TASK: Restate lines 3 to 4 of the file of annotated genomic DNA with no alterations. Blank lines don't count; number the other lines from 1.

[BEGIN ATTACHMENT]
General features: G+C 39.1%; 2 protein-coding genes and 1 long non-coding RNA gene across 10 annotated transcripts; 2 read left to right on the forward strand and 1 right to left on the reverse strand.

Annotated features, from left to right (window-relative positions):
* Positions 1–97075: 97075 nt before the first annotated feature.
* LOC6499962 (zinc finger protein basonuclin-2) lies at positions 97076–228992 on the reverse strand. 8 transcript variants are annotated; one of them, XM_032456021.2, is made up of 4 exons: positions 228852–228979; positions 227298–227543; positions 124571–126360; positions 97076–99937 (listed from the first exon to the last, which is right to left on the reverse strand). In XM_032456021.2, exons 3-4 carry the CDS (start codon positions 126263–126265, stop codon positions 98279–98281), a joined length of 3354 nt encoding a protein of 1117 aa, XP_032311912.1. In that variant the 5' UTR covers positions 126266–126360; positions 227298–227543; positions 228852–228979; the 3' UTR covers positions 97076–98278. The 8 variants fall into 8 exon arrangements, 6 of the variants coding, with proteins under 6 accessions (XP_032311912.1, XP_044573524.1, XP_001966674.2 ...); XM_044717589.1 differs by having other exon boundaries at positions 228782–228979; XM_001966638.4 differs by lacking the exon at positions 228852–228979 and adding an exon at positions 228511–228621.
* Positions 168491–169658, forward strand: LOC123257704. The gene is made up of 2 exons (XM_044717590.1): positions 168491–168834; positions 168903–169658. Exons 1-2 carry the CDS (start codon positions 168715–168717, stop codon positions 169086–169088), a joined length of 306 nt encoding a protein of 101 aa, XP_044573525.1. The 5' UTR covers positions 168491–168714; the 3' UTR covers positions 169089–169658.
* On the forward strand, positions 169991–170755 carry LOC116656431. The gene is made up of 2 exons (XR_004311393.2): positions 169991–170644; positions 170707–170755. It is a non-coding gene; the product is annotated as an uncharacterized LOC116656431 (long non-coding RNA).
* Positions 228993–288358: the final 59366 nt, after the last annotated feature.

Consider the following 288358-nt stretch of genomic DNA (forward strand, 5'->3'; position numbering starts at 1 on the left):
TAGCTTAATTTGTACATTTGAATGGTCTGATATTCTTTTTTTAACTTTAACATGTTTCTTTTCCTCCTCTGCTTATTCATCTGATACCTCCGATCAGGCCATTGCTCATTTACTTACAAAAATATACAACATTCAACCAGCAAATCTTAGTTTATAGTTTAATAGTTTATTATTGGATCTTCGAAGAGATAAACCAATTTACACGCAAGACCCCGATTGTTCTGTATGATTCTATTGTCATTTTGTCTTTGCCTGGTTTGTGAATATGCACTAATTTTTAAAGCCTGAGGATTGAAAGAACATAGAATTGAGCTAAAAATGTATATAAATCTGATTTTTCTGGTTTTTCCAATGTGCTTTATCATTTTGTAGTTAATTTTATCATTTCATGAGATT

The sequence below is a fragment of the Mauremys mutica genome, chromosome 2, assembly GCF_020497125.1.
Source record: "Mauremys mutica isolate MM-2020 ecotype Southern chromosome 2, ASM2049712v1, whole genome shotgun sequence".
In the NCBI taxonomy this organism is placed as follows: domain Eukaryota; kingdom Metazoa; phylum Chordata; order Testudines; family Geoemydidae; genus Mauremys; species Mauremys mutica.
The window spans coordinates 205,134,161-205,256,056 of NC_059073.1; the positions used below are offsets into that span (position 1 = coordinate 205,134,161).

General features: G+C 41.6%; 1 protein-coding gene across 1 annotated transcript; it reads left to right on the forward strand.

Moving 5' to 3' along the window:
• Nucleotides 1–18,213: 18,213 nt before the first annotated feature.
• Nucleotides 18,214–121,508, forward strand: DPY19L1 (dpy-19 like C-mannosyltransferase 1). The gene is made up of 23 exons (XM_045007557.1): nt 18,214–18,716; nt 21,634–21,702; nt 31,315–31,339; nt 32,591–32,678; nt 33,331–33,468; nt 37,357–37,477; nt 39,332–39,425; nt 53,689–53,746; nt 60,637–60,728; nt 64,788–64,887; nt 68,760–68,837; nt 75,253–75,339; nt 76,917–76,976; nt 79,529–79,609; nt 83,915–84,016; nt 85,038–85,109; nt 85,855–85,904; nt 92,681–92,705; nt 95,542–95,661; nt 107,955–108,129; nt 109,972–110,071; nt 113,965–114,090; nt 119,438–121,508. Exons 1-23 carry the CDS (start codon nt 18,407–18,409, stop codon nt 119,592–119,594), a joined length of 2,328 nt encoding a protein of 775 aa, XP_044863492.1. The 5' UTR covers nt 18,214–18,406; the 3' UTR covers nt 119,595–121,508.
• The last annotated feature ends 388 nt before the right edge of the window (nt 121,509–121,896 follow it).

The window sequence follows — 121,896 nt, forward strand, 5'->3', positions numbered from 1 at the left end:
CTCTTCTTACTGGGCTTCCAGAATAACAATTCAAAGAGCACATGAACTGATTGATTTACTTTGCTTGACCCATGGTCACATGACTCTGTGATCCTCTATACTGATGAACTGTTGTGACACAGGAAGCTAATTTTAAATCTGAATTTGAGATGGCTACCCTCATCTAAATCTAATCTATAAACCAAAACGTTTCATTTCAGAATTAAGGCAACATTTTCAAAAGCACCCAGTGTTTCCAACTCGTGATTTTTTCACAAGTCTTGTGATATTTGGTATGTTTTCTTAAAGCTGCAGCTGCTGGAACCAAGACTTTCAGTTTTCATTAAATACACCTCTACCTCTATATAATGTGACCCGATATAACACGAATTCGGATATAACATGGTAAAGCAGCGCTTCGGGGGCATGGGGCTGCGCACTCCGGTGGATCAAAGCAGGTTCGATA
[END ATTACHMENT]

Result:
* Positions 1–97075: 97075 nt before the first annotated feature.
* LOC6499962 (zinc finger protein basonuclin-2) lies at positions 97076–228992 on the reverse strand. 8 transcript variants are annotated; one of them, XM_032456021.2, is made up of 4 exons: positions 228852–228979; positions 227298–227543; positions 124571–126360; positions 97076–99937 (listed from the first exon to the last, which is right to left on the reverse strand). In XM_032456021.2, exons 3-4 carry the CDS (start codon positions 126263–126265, stop codon positions 98279–98281), a joined length of 3354 nt encoding a protein of 1117 aa, XP_032311912.1. In that variant the 5' UTR covers positions 126266–126360; positions 227298–227543; positions 228852–228979; the 3' UTR covers positions 97076–98278. The 8 variants fall into 8 exon arrangements, 6 of the variants coding, with proteins under 6 accessions (XP_032311912.1, XP_044573524.1, XP_001966674.2 ...); XM_044717589.1 differs by having other exon boundaries at positions 228782–228979; XM_001966638.4 differs by lacking the exon at positions 228852–228979 and adding an exon at positions 228511–228621.